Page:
The interns are coming, the interns are coming!

Summer Interns Main

Summer Interns

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Lock up your office doors and prepare your LinkedIn profile views to spike. It’s summer internship season and that can only mean one thing: Groups of highly caffeinated, Tory Burch flat wearing, eager young minds flooding corporate America for six to ten weeks of life changing “real world” work experience.

Let me paint the picture for you: During the day, they’ll show up to the office 15 minutes before the rest of their department with Starbucks in hand. They’ll bring a shiny new Target notebook to every meeting, ask a lot of questions, and try really hard to not talk about their college parties when everyone else is sharing weekend plans.  After work they’ll get drunk on happy hour martinis  with all their friends who also nailed a coveted summer internship and talk about how lucky they are. They’ll compare name badge pictures, debate over who has the chicest boss, and then go home an hour earlier than normal because they’re “being pulled into a big project tomorrow and can’t be hungover.”

Ah, those were the days weren’t they?  I make fun now, but that’s only because I spent years being a summer intern and I can only imagine how cliche and eager I appeared to my supervisors. But that’s how interns are supposed to be. They provide a fresh nervous energy to offices now vacated by the C-suite executives spending long weekends at their million dollar lake houses.

I was reminded of all this while visiting my consulting gig’s office this week. I only go into the office a few times a month, so I was surprised, and frankly unprepared, to find myself suddenly surrounded by LOFT models in a painfully long line at Protein Bar. Which – side note – what companies are paying their interns enough for $11 salads? And can someone hook a girl up?

Anyway, the point is, I was overcome with a burst of nostalgia and felt compelled to write to my fellow YoPo’s and warn you…your mini-me’s are coming. They’re invading your offices with unstoppable force. The good news is they will probably worship you and hang on to your every word, unless you get the intern who’s already cast herself as Emily Blunt’s character in The Devil Wears Prada, in which case I’ll say a prayer for you now.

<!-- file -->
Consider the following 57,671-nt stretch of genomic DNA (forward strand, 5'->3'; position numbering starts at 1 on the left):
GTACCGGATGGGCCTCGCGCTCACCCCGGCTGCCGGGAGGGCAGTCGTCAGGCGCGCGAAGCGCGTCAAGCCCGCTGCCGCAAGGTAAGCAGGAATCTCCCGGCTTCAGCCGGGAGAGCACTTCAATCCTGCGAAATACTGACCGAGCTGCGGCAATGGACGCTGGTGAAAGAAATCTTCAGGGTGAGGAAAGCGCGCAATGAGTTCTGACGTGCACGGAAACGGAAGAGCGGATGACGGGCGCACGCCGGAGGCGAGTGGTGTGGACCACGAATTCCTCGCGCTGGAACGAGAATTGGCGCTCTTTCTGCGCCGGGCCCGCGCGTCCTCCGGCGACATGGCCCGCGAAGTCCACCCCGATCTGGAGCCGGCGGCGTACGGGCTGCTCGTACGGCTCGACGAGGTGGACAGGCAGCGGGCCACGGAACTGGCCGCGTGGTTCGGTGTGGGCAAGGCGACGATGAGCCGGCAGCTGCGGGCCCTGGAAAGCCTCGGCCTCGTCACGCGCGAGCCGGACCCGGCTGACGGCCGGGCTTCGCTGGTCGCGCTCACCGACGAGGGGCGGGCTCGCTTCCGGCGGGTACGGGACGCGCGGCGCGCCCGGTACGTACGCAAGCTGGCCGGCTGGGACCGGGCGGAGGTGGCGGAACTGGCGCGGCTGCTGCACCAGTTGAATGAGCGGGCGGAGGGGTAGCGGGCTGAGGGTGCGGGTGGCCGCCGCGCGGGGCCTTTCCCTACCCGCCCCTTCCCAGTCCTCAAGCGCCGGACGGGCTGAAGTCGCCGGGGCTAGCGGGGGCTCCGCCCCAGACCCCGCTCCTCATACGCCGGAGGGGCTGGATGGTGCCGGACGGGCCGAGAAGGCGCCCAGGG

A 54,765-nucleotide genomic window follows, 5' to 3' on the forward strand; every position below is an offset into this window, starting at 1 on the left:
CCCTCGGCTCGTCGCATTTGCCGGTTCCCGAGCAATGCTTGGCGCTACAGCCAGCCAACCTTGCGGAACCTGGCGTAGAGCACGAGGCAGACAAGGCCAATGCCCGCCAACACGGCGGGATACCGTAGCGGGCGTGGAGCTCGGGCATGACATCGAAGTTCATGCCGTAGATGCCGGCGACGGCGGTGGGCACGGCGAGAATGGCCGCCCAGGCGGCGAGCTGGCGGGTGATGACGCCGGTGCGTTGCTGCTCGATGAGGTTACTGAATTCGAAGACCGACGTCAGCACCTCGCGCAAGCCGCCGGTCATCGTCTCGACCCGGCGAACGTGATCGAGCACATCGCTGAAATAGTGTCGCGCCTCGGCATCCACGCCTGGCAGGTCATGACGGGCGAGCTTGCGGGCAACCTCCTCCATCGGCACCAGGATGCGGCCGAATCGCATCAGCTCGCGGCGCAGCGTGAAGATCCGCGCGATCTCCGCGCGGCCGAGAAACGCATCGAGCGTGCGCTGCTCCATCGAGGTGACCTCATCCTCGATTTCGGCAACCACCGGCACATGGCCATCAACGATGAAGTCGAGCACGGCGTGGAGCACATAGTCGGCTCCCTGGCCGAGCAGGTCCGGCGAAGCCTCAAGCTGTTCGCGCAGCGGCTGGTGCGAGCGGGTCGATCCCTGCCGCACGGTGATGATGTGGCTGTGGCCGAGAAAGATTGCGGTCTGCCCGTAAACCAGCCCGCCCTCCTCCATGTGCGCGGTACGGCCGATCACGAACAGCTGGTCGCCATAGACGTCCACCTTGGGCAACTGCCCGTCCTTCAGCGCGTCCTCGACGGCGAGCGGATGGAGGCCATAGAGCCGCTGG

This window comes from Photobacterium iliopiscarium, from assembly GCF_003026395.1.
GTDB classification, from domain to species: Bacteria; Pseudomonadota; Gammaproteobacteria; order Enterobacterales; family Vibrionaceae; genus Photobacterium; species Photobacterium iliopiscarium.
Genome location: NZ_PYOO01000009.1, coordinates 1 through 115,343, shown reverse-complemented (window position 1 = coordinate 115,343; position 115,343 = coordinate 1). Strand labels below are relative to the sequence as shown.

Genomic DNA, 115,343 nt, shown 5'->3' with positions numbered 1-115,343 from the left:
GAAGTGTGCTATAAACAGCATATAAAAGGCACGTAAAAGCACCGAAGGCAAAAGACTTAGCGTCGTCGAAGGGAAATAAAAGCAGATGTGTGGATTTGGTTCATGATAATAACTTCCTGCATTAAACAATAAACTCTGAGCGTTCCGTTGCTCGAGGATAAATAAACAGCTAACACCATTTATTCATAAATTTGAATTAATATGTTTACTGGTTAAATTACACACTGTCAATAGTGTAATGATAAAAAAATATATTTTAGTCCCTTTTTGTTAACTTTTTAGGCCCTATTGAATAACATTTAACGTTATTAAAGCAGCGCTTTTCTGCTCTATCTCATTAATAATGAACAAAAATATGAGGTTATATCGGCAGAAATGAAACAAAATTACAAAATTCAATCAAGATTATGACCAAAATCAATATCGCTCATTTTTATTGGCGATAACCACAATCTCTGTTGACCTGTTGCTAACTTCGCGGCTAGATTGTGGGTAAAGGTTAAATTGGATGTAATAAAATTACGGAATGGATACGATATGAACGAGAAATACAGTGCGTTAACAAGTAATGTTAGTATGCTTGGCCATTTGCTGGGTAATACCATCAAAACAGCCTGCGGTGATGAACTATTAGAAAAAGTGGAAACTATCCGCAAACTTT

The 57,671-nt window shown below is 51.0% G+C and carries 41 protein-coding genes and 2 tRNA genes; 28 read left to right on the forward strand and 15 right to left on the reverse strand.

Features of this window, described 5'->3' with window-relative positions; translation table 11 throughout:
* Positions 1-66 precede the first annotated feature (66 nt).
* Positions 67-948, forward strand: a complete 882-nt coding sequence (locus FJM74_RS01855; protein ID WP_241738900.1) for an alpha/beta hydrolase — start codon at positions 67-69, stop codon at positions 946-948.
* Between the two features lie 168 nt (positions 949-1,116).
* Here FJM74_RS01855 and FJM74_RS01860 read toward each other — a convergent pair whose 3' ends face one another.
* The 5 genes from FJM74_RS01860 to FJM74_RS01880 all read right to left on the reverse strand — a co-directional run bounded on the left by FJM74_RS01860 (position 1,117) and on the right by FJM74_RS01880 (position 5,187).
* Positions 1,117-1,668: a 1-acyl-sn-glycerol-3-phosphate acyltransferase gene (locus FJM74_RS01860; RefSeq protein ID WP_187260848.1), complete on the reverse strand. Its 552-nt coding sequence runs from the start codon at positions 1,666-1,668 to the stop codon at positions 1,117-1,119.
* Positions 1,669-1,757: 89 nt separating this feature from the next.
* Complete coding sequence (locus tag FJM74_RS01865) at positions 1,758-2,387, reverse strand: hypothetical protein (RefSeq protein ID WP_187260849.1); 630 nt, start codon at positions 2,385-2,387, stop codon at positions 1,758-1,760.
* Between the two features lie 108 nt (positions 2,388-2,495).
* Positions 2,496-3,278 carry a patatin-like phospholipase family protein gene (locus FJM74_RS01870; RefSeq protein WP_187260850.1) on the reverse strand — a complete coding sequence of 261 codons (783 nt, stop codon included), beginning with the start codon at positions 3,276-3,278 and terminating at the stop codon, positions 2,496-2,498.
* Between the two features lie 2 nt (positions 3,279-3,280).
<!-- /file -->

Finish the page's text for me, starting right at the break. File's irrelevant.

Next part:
So for those of you with summer interns on your team this year, I thought I’d share a few pointers. Here’s how to survive intern season, and perhaps (gasp!) even benefit from it:

1. Don’t constantly refer to them as “the intern”. They get it, they’re at the bottom of the food chain. They don’t need the reminder. First names will do just fine.

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2. Use this opportunity to work those rusty mentoring skills. Take an intern under your wing and offer to talk about their career path one-on-one.  You were in their shoes not too long ago and think about how much you would have appreciated someone to talk to.  Just remember…

3. Don’t be their friend. You may be close in age, but unlike them, you’re not returning to school when summer is over. Don’t give upper-management any reason to lump you and your intern in the same category. 

4. Be wary of the over-eager interns. You know, the ones who will volunteer for everything?

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and you’re all like…

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Don’t fall for their tricks just because you’re looking to take work off your plate. If you have a great work assignment and multiple interns to choose from, don’t settle for the loudest because it’s easy. Consider who will actually benefit from the assignment the most.

5. Check in. To most interns, their first days at a company can feel like stepping into foreign country. Despite what I tell them to do, they may not take initiative and approach you or your manager right away. Understand that this environment is new for them, and check-in with them every once and a while. Remember, this is a learning experience. 

6. Challenge them. Typical intern tasks can sometimes get repetitive and mundane. If your intern clearly has their workload under control, don’t be afraid to push the envelope and include them on something a little more interesting. Don’t worry, the copy machine will still be there when they’re done.

7. Don’t be a bitch. Just don’t. I get it,  you have a great job at a cool company. You’re hot shit. And while there may be moments it would be easier to just do the work yourself, resist the urge to be a diva. Be patient with those learning under you and opt for sharing your expertise rather than showing it off. Unless of course your intern’s a little bitch herself, then by all means…

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8. Write a LinkedIn recommendation for them at the end of the summer (of course, under the stipulation that they did a good job). It will mean so much to them, and will give you all the warm and fuzzies of a budding young manager.


So, the interns are coming…are you ready?